In the context of Afghanistan, the Prime Minister made it clear that, if such a course of action proved successful—which it did—this country and the international community would then not walk away. Is a similar approach being identified for Iraq? Does such an approach encompass the mindset of the present American Administration? If we were not to walk away following the toppling of Saddam, who would provide the necessary presence to police and create the ongoing stability in Iraq that would be essential because of the shell-shocked nature of that country?
When the American Defence Secretary speaks of a "decapitation strategy" with a view to Iraq does he reflect the mind processes of the British Government? Should we not instead be talking about the longer-term need for a rehabilitation strategy for Iraq, not least for its innocent, oppressed people with whom none of us has any argument whatever?
On the question of the UN weapons inspectors, the report makes it clear that, despite the conduct of the Iraqi authorities towards them, they have
"valuable records of achievement in discovering and exposing Iraq's biological weapons programme and destroying very large quantities of chemical weapons stocks and missiles as well as the infrastructure for Iraq's nuclear weapons programme."
They are therefore best placed to assess the situation, and that is why the political emphasis must be on getting the UN inspectors back in. The worry from this side of the Atlantic has to be that, even if that were conceded, it is no longer of primary interest to the United States Government. That must be a deep concern, which we in this House are correct to reflect.
Finally—[Hon. Members: "Hear, hear."] I am only asking questions unasked by the leader of the Conservative party. Does the Prime Minister truly believe that, on the evidence published today, a sufficient case has now been made that both clarifies Iraq's present capacity, as well as its intent?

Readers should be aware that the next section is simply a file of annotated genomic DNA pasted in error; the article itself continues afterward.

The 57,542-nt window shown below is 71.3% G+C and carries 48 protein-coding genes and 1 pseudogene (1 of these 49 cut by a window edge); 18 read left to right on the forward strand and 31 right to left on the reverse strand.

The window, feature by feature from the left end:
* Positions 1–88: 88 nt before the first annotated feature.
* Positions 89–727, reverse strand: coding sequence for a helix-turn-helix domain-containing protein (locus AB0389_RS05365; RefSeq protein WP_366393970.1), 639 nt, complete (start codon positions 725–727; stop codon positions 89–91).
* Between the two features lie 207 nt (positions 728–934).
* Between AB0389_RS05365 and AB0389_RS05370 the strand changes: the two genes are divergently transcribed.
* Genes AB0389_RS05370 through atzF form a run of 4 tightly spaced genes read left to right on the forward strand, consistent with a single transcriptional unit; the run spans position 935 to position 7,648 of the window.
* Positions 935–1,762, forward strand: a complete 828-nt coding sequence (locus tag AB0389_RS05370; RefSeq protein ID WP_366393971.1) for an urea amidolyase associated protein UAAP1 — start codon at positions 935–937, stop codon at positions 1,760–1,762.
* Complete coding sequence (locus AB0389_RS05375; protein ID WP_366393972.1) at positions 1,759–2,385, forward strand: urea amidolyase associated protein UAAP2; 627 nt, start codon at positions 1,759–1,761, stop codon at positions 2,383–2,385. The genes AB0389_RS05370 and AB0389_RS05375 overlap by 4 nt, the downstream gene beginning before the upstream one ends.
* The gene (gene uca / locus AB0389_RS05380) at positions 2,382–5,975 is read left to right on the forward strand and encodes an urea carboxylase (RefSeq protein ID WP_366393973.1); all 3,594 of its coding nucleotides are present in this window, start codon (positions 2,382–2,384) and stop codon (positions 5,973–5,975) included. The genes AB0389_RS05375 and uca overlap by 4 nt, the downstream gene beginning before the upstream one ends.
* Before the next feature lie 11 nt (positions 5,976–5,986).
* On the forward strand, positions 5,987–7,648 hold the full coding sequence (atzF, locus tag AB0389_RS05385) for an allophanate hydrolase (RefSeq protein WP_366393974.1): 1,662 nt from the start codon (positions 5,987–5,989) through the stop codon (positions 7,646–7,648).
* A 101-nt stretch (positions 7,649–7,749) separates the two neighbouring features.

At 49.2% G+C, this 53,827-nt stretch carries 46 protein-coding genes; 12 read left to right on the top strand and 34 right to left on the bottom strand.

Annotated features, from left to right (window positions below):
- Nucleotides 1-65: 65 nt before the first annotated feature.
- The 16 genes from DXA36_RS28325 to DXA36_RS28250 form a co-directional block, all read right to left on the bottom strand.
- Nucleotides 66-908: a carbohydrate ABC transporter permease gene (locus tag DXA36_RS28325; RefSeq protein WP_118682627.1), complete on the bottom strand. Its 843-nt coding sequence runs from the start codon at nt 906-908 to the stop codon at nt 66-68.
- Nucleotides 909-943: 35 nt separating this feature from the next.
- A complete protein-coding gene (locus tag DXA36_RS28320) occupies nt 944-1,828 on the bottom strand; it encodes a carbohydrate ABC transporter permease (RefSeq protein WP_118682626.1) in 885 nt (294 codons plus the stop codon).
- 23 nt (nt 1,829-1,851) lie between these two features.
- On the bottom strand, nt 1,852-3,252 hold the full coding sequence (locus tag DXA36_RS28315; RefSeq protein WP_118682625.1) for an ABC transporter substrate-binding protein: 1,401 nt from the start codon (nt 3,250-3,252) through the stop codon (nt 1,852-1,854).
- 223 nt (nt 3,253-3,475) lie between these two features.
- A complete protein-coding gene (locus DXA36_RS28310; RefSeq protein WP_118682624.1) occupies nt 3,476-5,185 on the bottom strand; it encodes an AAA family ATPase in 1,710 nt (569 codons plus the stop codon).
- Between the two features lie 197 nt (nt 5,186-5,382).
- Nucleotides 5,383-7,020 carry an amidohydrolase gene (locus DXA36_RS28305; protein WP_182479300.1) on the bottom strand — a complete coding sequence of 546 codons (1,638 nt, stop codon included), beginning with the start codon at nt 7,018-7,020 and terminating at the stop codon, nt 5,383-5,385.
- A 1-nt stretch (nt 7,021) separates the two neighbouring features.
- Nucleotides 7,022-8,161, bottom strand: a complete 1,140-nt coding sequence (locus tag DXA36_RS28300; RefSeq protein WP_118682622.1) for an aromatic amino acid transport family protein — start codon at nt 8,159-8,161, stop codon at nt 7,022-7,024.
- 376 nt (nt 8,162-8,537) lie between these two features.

There is much that will unfold, but it is vital that the British Government maintain their moral authority, the authority of this House and of the United Nations, and do not at any stage in the weeks and months ahead overlook the decent moral instincts of our country, which deserve to be heard here today.
The answer to the right hon. Gentleman's last question is yes. I do believe that the information we published today shows that there is a continuing chemical and biological weapons programme, and an attempt by Saddam Hussein to acquire a nuclear weapons capability. That is what I believe, and that is the assessment of the Joint Intelligence Committee—and, frankly, I prefer its assessment to the assessment of the Iraqi regime, which, let us say on the basis of experience, is not one that should carry a lot of credibility.
In relation to the House of Commons, let me say to Members in all parts of the House—as I said in my statement—that in the cases of Kosovo and of Afghanistan we gave the House ample opportunity not only to debate, but to declare and express its view. I am sure that we will do so again, in accordance with the normal tradition of the House. We are not actually at the stage of military action yet; I simply emphasise that point.
Yes, it is very important that we mobilise international opinion through the United Nations. But, as President Bush rightly said to the UN General Assembly, this is a challenge for the United Nations too. Although there are many difficult questions that I have to answer, there is one difficult question that I think everyone has to answer: if the will of the UN continues to be ignored and flouted by Saddam, what then? Unless people have an answer to that question, we cannot really proceed in a way that fully reflects the reality of the situation with which we are dealing.